Box plans to announce a new application for the Windows Phone OS and a partnership with Qualcomm, moves that it hopes will boost adoption of its cloud storage and file-sharing service on mobile devices.
The application for Windows Phone 7.5 adds another mobile platform for Box, which already has versions for iOS, Android, HP webOS and BlackBerry devices.
"We've spent a lot of time getting the user experience right," said Chris Yeh, Box's vice president of platform.
The Windows Phone application will take advantage of the operating system's tile-based interface to let users do things like pin "live" tiles to the phone's Start screen that display updates and notifications.
The application will also let users upload images and videos in batches, share files and folders as links, post comments and search for content.
Having a native mobile application for Windows Phone is a logical step, since Microsoft Office file types are the most common ones stored in its service, Yeh said.
When those documents are opened on a Windows Phone device they're rendered better than in devices running other mobile OSes, particularly in the case of complex files, he said.
Although Windows Phone has a small market share, it is interesting to enterprises because many are invested in Microsoft software, especially now with the new version, Windows Phone 8, in the works, he said.
Windows Phone 8 will offer more compatibility with the upcoming Windows 8 OS for tablets and PCs than previous versions have with past Windows releases.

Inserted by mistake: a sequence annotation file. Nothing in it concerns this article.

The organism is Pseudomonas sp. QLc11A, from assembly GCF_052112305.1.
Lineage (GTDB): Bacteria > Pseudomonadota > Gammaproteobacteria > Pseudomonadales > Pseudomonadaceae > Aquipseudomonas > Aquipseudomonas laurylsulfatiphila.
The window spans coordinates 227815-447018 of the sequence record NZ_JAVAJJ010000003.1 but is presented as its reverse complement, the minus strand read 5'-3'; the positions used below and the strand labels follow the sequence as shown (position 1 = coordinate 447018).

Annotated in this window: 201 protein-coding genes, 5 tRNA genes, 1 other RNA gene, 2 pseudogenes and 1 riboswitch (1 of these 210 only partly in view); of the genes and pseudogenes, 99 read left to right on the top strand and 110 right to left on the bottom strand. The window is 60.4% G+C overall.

Box plans to also release a version of its application for Windows Phone 8 once that OS becomes available, he said.
Technology advances could allow Box to provide its cloud service via mobile browsers, but for now the company believes it needs native mobile applications.
The Qualcomm deal, meanwhile, calls for the chip maker to recommend to device manufacturers that use its Snapdragon chipset that they pre-load the Box application in their Android tablets and smartphones.
In addition to the Box mobile application, the Box package would include 50G bytes of free cloud storage and a set of third-party mobile productivity applications that are integrated with the Box service as part of the company's OneCloud initiative.
Qualcomm will also recommend the Box bundle to makers of Windows Phone 8 devices that use the Snapdragon chipset, Yeh said.
The deal could triple the number of annual installs of the Box Android application, which has been downloaded 2.2 million times since its launch in September 2010, he said.
Box, whose cloud service is designed for enterprise users to store, share and collaborate on files, as well as do document and content management, offers free and fee-based versions of its product.
The Box service is used in 120,000 businesses, including 92 percent of the Fortune 500, and by 11 million users, 40 percent of whom tap it from mobile devices. Customers include Dell, Procter & Gamble, ESPN, Gap, Kohl's and Discovery Networks.
Juan Carlos Perez covers enterprise communication/collaboration suites, operating systems, browsers and general technology breaking news for The IDG News Service. Follow Juan on Twitter at @JuanCPerezIDG.
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